For decades, ADHD was understood to be a behavior problem of young boys. The thinking was that kids with ADHD simply were hyperactive, wouldn’t listen when spoken to and were frustrating to their teachers and parents. People often thought they would outgrow their problems in later childhood or in their early teens. Some still think of ADHD that way.
We now know from research, however, that ADHD affects girls as well as boys. More often than not, it persists into the teenage and adult years. And many people with ADHD have never had any significant behavior problems.
For most people with ADHD, the primary problem is with attention. Our understanding of what that means has also evolved. Attention doesn’t just refer to listening when someone is talking to you. It’s a much broader idea that refers to the management system of the brain—its “executive functions.”
involves focus. We think of that concept in broader terms now, as well. Focus is more than just holding steady and zeroing in on something, like “focusing a camera.” It’s more like “focusing on your driving.”
What It Takes to “Focus on Your Driving”
When we focus on driving, we’re not simply gluing our eyes to the bumper of the car in front of us. We’re watching that car, but we’re also watching the stoplight farther down the street. As the light changes from green to yellow, we move a foot from the accelerator to the brake.
As we’re driving, we repeatedly look at our rearview and side mirrors to see cars coming up behind us or beside us. We may also notice a big truck backing out of a driveway ahead of us and a few people running across the street to catch an approaching bus.
We continually shift our gaze, ignoring some things and briefly keeping other things in mind. (We may also be thinking about what we plan to buy when we get to the grocery store.)
At some point, we’re planning to shift over to the left lane to get ready to make a turn at the next corner. Suddenly, a dog runs out into the street in front of the car. Now we have to quickly adapt to a new situation. We need to size it up, decide what to do, monitor the cars behind and to the side of us and then act within seconds.
And throughout it all, we need to remember our goal—our destination—and how to get there.
How Focusing on a Task Requires Executive Functions
As you can see, “focusing on your driving”—or on any task—is a complex process. It involves many actions of starting, stopping and noticing one thing after another. It requires that we keep in mind what we just saw or heard, and ignore many other sights that would be distracting. It also involves managing our emotions so we can keep a cool head and not overreact to frustrations.
This type of focus involves planning and regulating our actions. Executive functions help us do that. They allow us to handle tasks for ourselves without someone else telling us step by step what to do next. They help us cross busy streets, hold conversations, and manage our work.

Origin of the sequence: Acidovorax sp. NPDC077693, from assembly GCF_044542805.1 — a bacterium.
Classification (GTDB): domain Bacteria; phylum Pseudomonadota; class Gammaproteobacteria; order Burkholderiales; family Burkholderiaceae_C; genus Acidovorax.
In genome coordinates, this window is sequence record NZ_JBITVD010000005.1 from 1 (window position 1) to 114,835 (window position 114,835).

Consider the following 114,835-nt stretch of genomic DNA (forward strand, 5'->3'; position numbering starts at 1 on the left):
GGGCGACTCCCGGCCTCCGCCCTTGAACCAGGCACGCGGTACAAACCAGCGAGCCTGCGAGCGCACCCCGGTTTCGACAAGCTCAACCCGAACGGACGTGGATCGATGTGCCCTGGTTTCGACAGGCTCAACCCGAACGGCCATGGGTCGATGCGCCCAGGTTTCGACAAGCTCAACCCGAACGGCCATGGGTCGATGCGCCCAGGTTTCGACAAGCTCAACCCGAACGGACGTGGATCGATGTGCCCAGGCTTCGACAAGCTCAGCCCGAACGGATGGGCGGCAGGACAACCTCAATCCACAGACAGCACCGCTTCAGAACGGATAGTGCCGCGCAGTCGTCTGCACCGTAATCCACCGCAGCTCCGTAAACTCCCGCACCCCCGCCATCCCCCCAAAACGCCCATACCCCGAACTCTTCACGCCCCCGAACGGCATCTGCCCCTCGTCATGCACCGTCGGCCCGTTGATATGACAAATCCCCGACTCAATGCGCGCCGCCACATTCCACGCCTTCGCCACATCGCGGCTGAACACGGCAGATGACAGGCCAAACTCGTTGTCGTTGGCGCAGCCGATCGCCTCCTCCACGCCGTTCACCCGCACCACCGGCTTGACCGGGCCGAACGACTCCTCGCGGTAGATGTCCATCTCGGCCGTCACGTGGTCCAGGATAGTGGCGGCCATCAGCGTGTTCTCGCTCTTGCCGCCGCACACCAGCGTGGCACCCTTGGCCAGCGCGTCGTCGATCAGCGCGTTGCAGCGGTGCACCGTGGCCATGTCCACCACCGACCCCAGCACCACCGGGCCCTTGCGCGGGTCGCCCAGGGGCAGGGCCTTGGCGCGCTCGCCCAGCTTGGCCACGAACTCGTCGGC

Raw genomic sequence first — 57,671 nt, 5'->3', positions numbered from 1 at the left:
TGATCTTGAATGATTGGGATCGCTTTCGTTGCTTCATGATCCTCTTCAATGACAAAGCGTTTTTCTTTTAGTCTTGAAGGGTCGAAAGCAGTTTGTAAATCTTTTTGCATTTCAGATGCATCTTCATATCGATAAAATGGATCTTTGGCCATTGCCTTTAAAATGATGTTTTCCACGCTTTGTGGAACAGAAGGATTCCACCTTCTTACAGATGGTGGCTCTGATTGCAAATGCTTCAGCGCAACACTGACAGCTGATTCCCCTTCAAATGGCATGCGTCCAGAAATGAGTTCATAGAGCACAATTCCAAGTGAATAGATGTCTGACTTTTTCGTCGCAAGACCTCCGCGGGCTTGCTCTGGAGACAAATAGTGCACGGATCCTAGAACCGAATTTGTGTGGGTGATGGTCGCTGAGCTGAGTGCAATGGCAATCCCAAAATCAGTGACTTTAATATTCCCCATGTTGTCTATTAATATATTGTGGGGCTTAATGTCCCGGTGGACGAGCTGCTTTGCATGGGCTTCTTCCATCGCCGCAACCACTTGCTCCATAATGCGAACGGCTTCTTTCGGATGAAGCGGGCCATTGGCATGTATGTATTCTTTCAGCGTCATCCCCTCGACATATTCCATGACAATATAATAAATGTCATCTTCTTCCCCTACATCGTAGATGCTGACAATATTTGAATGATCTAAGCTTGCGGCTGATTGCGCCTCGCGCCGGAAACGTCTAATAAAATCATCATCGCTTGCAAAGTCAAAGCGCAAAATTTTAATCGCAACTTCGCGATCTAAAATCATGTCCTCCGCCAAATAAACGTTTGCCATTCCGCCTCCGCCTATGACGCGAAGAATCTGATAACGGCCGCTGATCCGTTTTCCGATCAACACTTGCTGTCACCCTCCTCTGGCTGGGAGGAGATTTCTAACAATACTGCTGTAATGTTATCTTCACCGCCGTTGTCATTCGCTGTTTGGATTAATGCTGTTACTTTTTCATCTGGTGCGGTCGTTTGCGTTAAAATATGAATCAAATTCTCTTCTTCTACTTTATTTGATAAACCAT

These brain functions include all the following—working together:
- Getting organized, prioritizing and getting started on tasks
- Focusing on what needs to be done, continuing to focus and shifting focus as needed
- Regulating sleep and alertness and keeping up effort to finish things on time
- Managing emotions so they don’t take over too much
- Using short-term working memory to keep multiple things in mind, recalling as needed
How Executive Function Relates to ADHD
How does this all relate to ADHD? Difficulties with these executive functions are hallmark traits in many kids with ADHD. They cause the behaviors we often associate with ADHD. They also explain why these behaviors often continue past childhood.
Executive functions develop over time. The brain mechanisms that operate them are among the slowest parts of the brain to develop. Executive functions don’t fully mature until people are in their late teens or early twenties.
Some people take longer than most others to develop their executive functions. For those with ADHD, it may be an average of three to five years longer, sometimes more. That delay has nothing to do with intelligence, but it has a lot to do with heredity.
Delay in development of executive function can be an inherited problem. Out of every four people with ADHD, one has a parent with ADHD. The other three are likely to have another close relative with ADHD.
ADHD and Executive Function: The New Equation
As research continues into ADHD, our understanding grows. Many researchers now agree that we can write an equation saying: “ADHD = developmental impairment of the brain’s executive functions.”
But just because ADHD tends to run in families, and just because executive functions take longer to develop in kids with ADHD, it doesn’t mean you can’t help your child build skills and manage the challenges of ADHD.
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About the author
About the author
Thomas E. Brown, PhD is a clinical psychologist and clinical associate professor of psychiatry at the Keck School of Medicine of USC.